SEWF 2022 Policy Forum: Creating effective policies for future generations
“If your future is in your hands, what can you do today for a better tomorrow? How can we be better ancestors?” – Bridgette Engeler, pracademic and professional futurist, Swinburne University of Technology (Australia)
This year, we kicked off our annual programme of events starting with the virtual SEWF 2022 Policy Forum (24-26 May), co-hosted by White Box Enterprises. Over 750 participants together with 30 speakers and moderators joined us from 55 countries including Australia, Brazil, Canada, Egypt, India, Indonesia, Ireland, Jamaica, Turkey and the United Kingdom. Our participants enjoyed a rich and wide variety of online panels, discussions and networking sessions around four key themes ⏤ Community-led Solutions, Policy & Systems, Future of Work and Climate Solutions ⏤ with a dedicated 2-hour block for each.
Throughout the event, a key detail mentioned by most speakers was “the future.” How policy development can impact sustainable climate practices, encourage value-based economic leadership and better work conditions for the benefit of future generations, were some of the questions that were discussed.
Some of the highlights included:
Promoting community-led initiatives and Indigenous businesses with effective policies
We began the first day of the Policy Forum with Matt Pfahlert from ACRE in Australia, giving a Land Acknowledgement to the Turrbal and the Jagera People, the Traditional Custodians of the land on which SEWF 2022 Co-host White Box Enterprises is based. Officially opened by The Honourable Di Farmer, Minister for Employment and Small Business and Minister for Training and Skills Development, from the Government of Queensland, the next hours were followed by speakers from across the globe sharing their social enterprise journeys and expertise. We explored key policy levers to support Indigenous business, how grassroots social enterprise leaders have been engaged in policy development in Jamaica, the impact of policies on job creation in the EU and more.
Amongst those advocating for community-led solutions was Meg Allen, co-founder of Wilderness Collective from Mallacoota, in Victoria, Australia. Meg shared her experiences working in communities that came together in the aftermath of the horrific bush fires, illustrating how social enterprises can foster social and community cohesion essential for community rebuilding and resilience.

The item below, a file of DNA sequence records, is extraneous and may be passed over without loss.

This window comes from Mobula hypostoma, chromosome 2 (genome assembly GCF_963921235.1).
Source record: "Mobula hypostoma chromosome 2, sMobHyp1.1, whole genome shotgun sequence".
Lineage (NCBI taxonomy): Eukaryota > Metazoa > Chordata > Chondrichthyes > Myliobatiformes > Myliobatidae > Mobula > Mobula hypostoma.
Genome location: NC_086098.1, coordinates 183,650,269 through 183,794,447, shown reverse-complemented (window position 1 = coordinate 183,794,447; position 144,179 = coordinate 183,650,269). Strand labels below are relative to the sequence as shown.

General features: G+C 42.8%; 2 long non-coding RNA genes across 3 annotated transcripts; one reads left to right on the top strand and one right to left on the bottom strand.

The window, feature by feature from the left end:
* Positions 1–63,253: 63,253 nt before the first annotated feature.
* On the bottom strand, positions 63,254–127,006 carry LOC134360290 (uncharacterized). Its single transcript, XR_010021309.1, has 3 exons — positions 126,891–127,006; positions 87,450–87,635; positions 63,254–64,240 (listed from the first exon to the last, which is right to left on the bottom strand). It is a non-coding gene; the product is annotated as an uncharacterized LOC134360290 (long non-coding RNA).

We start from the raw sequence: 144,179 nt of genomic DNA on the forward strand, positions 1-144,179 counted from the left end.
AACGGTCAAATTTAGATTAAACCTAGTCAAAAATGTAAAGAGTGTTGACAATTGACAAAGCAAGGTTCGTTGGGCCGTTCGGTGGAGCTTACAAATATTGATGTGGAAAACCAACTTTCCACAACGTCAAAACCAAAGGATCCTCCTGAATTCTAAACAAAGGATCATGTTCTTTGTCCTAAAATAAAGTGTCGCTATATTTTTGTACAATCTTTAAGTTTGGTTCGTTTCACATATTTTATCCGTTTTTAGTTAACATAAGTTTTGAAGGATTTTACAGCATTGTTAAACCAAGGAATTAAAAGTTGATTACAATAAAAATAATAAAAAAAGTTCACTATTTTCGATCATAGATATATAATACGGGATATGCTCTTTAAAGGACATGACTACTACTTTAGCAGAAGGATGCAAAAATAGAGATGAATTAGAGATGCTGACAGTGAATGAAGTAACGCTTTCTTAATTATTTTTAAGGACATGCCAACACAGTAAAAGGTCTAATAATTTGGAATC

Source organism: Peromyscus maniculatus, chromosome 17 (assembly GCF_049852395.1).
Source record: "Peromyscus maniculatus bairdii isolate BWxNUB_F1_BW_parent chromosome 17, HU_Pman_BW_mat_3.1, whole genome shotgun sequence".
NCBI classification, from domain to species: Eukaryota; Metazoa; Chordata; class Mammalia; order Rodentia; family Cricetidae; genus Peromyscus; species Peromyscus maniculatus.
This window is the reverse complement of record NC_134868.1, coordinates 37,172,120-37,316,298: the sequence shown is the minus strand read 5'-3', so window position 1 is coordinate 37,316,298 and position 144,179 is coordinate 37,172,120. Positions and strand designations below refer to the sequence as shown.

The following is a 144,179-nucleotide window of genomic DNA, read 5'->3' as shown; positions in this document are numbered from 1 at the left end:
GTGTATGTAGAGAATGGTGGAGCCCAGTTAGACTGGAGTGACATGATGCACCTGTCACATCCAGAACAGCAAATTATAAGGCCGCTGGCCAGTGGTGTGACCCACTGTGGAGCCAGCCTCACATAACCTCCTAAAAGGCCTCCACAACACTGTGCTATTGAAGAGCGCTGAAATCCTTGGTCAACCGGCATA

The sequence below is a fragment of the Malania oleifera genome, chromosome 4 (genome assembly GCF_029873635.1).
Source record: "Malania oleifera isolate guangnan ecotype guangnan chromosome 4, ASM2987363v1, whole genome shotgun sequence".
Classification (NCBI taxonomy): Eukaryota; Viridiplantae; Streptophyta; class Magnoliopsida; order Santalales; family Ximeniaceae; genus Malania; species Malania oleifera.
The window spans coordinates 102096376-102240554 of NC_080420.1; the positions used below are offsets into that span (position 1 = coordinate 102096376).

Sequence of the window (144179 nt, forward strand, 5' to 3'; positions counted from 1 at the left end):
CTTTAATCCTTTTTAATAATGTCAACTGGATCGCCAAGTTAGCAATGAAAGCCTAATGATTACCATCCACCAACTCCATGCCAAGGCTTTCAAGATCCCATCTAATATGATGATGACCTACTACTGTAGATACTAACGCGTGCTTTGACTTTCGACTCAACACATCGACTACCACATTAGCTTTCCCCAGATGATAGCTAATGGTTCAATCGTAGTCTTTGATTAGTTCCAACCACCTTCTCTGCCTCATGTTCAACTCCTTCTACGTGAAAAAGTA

Israr Qureshi, Professor at the Australian National University (ANU), also advocated for more community-centred responses to address the global challenges we face. When speaking about the need for improved collaboration between government, social enterprises and Indigenous businesses and communities, he emphasised the need to learn from and invest in the Indigenous resources and skills that are already present in communities.
“Resources cannot simply be dumped onto rural communities. We need to bring resources and skills required by the community depending on the existing set of skills and resources within the community”. – Israr Qureshi
This sentiment from Israr was also echoed during Block 3 of the Policy Forum, where Michelle Evans, Director at Dilin Duwa Centre for Indigenous Business Leadership in Australia posed the question of how to expand Indigenous businesses by creating more Indigenous-friendly policies.
“From an Indigenous perspective, wanting to put First Nations’ needs front and centre is very important. It is quite a different approach because of the history of colonisation in this country… and there is quite a lot of work to be done”. – Michelle Evans
Creating sustainable work environments and climate solutions
The role of policy in enabling social enterprise response to the refugee crisis cannot be overemphasised. Over the years, jobs4refugees has supported over 25,000 refugees to get into the labour market specifically in Germany, by providing mentoring and training on necessary work skills needed. Franziska Hirschelmann, CEO of jobs4refugees advocates for companies and policies to include alternative pathways for people who have been previously trained with pre-existing knowledge and skillsets, to access the labour market in new environments that they find themselves in.
Effective policies are also enablers and catalysts that can lower barriers for social enterprises and Indigenous businesses, supporting them to continue doing good and providing solutions that address some of society’s most pressing challenges. As Maeve Curtin, SEWF’s Policy & Research Manager describes it, social enterprise policy development plays a role across every sector and industry, affecting social enterprise practitioners, public sector actors, individuals and organisations who stand to benefit from social enterprise goods and services.